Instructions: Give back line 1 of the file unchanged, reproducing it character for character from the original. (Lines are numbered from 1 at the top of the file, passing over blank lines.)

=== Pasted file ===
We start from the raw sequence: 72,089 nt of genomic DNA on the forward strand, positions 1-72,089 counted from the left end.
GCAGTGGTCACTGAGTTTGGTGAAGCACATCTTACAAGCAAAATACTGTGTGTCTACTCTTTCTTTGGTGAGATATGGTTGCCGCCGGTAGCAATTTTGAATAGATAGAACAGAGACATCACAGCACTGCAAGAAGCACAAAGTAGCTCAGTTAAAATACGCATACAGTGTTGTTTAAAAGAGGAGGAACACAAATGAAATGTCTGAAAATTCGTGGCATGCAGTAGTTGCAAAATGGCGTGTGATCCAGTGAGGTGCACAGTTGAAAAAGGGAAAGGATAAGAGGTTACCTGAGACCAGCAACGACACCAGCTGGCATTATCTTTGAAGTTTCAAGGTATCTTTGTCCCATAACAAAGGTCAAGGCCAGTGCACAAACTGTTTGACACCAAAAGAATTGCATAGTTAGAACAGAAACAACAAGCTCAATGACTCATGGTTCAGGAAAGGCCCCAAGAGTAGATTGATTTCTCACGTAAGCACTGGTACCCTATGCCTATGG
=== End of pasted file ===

We start from the raw sequence: 72,089 nt of genomic DNA on the forward strand, positions 1-72,089 counted from the left end.